Animals speak not only on Christmas Eve?
From the dawn of time the world of animals has aroused deep emotions in human beings. Fear, horror, disgust, curiosity, sympathy, admiration and also friendship and love revealed by man in dealing with animals are an expression of our - more or less - conscious excitement with "smaller brothers".
And yet – feeling as higher beings, we usually disregard them and recognize them as creatures deprived of consciousness, displaying a not very flattering card, which is often verified by life. Certain of our unquestionable advantages we wade through the ocean of our imagination, usually making sure in our superiority over the world and at the same time underestimating the potential animals have. And yet, a number of mechanisms to which a man had to empirically come for centuries, function in the surrounding - whether we like it or not - huge, rich animal world. It is enough to mention all known ultrasounds used in echolocation by bats, how whales or dolphins can communicate, or elephants which, using infrasound (less than 16 Hz) which are inaudible to human ears, can communicate for many kilometres. The incredible sense of sight in the birds of prey, capable of observing small animals on the ground from a height of several hundred or even several thousand meters, can be compared with the most modern telescopes, still improved and still not as perfect as those that have had birds for hundreds of thousands of years.
Reciting the revelations of the animal world could take thousands of pages, and I want to use them only as an argument which would make us reflect and ponder on our own imperfections. In politics, it is usually assumed that there is a need to agree with someone who has something to say - would it be possible to communicate with animals?
Self-satisfied, we do not see such a possibility of understanding, although we talk to our dog or hamster many times without realizing that the animal really listens to us. It is known that a dog learns very easily how to associate certain words with a given situation, guessing our intentions. Then we are most often surprised and then we get used to this situation, taking it for granted. Hamsters, on the other hand, are extremely intelligent animals, just like rats and mice, which from time to time surprise scientists with their intelligence. And the dog's reactions would be much more understandable to most of us if we tried to read the dog's behaviour, specifically the dog's speech, with which our dog ( sometimes desperately and for a long time ) tries to approach us or tell us something. Unfortunately, a man teaches domesticated animals what is good and what is bad. On the other hand, wild animals observe strictly binding norms in their world which cannot be exceeded. Zoopsychologists prove that the world of animal values exists, although it is a dark secret for humans.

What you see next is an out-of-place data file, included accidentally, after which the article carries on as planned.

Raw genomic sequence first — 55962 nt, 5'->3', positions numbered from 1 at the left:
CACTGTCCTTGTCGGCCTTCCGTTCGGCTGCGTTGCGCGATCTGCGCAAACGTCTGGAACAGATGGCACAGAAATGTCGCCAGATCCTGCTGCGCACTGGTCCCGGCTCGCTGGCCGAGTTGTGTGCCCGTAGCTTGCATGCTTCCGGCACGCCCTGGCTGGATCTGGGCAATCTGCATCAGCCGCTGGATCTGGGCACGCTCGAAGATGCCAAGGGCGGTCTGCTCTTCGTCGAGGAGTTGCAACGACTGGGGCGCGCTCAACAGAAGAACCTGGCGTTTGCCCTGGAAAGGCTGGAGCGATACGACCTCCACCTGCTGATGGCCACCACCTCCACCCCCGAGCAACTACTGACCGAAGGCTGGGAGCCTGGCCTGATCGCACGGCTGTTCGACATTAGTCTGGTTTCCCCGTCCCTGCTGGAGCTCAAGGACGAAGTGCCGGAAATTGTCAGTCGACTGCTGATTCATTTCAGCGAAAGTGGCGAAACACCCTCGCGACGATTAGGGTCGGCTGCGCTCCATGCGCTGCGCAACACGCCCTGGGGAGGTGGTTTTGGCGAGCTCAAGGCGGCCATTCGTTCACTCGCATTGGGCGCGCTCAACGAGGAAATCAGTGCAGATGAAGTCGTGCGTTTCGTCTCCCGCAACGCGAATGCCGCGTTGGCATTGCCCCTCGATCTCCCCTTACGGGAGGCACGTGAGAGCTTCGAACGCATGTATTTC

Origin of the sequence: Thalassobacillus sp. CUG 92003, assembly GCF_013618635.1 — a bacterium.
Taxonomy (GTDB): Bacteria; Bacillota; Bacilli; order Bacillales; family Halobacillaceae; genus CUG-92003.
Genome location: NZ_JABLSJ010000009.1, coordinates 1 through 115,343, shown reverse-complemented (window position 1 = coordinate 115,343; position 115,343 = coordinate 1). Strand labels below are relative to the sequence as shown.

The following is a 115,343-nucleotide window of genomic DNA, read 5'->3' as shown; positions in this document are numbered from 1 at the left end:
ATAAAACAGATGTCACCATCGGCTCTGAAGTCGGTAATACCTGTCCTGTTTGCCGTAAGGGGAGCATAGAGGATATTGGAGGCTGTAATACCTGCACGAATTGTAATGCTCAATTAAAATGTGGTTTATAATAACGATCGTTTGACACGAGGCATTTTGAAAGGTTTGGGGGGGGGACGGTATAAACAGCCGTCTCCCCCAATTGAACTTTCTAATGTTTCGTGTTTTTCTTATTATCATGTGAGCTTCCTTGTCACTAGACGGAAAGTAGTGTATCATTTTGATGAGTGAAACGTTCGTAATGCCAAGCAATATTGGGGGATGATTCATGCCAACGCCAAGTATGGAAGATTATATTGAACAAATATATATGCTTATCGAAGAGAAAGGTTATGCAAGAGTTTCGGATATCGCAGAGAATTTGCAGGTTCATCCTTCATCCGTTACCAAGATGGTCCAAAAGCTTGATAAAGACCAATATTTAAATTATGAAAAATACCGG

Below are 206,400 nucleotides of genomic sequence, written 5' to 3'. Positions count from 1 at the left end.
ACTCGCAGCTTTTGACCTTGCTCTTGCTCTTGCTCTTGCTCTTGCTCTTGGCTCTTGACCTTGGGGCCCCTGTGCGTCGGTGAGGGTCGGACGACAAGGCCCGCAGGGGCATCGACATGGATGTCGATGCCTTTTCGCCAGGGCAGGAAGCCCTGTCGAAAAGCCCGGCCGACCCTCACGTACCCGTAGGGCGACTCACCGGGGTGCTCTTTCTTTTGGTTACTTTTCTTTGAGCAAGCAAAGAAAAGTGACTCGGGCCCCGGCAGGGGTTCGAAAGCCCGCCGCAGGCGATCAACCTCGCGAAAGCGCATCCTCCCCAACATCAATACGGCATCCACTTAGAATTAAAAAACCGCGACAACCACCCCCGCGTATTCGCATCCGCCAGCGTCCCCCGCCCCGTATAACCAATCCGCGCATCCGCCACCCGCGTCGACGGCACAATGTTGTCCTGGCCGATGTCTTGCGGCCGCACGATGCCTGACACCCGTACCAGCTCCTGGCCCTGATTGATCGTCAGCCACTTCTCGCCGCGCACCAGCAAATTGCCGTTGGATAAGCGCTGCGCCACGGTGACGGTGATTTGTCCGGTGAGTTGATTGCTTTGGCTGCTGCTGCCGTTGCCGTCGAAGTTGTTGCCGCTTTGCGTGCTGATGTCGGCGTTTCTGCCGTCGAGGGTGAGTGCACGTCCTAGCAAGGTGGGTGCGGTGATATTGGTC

Already a famous ethologist, Nobel laureate Konrad Lorenz noticed the existence of outlines of moral norms in some animals.
We have gone into the world of our own language, forgetting the body language, which is the basic means of communication for animals. The famous Gorilla researcher Dian Fossey became a member of the mountain gorilla family following their canons and achieving full trust of the animals. Understanding?